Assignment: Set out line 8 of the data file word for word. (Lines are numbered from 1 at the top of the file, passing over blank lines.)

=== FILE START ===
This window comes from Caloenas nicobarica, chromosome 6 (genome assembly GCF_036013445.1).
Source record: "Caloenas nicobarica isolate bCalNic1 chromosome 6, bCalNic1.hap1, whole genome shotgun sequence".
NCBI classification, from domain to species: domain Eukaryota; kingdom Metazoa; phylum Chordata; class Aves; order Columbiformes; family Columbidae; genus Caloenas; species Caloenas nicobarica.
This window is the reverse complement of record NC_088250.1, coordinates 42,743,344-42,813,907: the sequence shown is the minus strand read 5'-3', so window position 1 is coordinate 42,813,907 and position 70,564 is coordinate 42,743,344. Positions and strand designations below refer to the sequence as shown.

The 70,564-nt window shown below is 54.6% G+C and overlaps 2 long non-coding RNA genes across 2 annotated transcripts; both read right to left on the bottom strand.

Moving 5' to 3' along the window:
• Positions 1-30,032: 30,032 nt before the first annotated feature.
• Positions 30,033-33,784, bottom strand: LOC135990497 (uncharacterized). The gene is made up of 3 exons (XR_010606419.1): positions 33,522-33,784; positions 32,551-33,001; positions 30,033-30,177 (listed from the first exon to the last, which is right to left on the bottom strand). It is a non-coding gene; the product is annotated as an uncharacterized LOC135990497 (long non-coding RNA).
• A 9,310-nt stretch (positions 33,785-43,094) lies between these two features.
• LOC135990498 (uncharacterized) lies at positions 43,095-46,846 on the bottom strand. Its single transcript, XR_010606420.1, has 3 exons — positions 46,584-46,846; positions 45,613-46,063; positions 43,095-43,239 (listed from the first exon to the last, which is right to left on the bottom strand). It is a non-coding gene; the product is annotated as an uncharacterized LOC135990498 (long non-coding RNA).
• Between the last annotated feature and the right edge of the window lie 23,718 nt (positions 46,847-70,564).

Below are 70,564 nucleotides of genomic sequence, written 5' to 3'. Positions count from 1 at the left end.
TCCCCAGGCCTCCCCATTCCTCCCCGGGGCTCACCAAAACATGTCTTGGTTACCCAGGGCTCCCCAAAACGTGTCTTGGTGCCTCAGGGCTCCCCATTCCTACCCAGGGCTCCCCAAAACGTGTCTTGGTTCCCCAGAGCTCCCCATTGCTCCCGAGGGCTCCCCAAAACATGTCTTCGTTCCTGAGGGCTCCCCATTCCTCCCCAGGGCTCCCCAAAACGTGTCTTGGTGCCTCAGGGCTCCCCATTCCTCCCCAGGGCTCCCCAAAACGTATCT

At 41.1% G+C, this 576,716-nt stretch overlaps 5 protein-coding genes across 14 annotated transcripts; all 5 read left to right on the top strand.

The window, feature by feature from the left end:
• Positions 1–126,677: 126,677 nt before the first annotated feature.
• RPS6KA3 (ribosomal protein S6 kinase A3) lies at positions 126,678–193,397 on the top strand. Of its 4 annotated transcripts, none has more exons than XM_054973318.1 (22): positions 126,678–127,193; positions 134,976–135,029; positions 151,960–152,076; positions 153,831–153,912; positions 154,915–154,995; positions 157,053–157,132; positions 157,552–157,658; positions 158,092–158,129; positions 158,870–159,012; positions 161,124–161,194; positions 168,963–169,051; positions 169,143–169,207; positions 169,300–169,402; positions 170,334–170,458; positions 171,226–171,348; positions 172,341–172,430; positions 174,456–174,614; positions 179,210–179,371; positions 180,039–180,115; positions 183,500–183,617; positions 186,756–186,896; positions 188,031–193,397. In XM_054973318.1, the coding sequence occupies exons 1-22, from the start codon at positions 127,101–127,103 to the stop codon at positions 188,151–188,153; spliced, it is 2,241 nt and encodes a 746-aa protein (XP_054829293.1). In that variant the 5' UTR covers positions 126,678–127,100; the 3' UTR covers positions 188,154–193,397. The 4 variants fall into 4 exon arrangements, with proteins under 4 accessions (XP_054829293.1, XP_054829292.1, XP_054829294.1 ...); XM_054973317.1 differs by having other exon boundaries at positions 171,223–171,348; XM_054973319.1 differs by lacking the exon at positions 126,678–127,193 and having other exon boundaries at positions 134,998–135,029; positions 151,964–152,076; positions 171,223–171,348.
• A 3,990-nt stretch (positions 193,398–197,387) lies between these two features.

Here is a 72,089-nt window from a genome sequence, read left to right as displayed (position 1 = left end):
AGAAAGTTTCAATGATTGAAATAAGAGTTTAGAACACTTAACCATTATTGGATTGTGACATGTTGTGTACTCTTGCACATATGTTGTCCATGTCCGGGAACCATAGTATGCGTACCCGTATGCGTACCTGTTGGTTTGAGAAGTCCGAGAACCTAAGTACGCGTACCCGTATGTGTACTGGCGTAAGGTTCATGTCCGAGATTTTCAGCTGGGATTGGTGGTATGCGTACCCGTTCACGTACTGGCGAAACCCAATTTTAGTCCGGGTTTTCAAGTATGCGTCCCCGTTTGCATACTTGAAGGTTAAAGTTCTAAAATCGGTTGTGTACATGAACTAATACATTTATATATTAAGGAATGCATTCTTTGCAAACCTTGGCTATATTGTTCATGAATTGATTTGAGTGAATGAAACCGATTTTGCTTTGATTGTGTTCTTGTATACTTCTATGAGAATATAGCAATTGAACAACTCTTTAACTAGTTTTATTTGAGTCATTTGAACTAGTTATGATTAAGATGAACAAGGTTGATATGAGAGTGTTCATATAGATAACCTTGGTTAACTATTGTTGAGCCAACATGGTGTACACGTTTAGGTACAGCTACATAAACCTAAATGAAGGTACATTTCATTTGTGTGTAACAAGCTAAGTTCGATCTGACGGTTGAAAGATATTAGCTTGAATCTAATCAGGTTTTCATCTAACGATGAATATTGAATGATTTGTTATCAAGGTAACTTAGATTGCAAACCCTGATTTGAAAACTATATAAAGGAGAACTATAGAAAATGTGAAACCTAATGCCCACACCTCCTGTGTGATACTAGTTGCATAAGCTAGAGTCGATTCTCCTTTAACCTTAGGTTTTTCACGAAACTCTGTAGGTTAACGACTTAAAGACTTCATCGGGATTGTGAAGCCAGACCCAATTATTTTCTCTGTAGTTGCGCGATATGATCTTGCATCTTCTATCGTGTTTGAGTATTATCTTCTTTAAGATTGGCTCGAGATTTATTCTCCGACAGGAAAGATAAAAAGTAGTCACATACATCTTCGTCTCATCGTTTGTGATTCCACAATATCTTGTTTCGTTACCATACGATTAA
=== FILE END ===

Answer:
• Positions 30,033-33,784, bottom strand: LOC135990497 (uncharacterized). The gene is made up of 3 exons (XR_010606419.1): positions 33,522-33,784; positions 32,551-33,001; positions 30,033-30,177 (listed from the first exon to the last, which is right to left on the bottom strand). It is a non-coding gene; the product is annotated as an uncharacterized LOC135990497 (long non-coding RNA).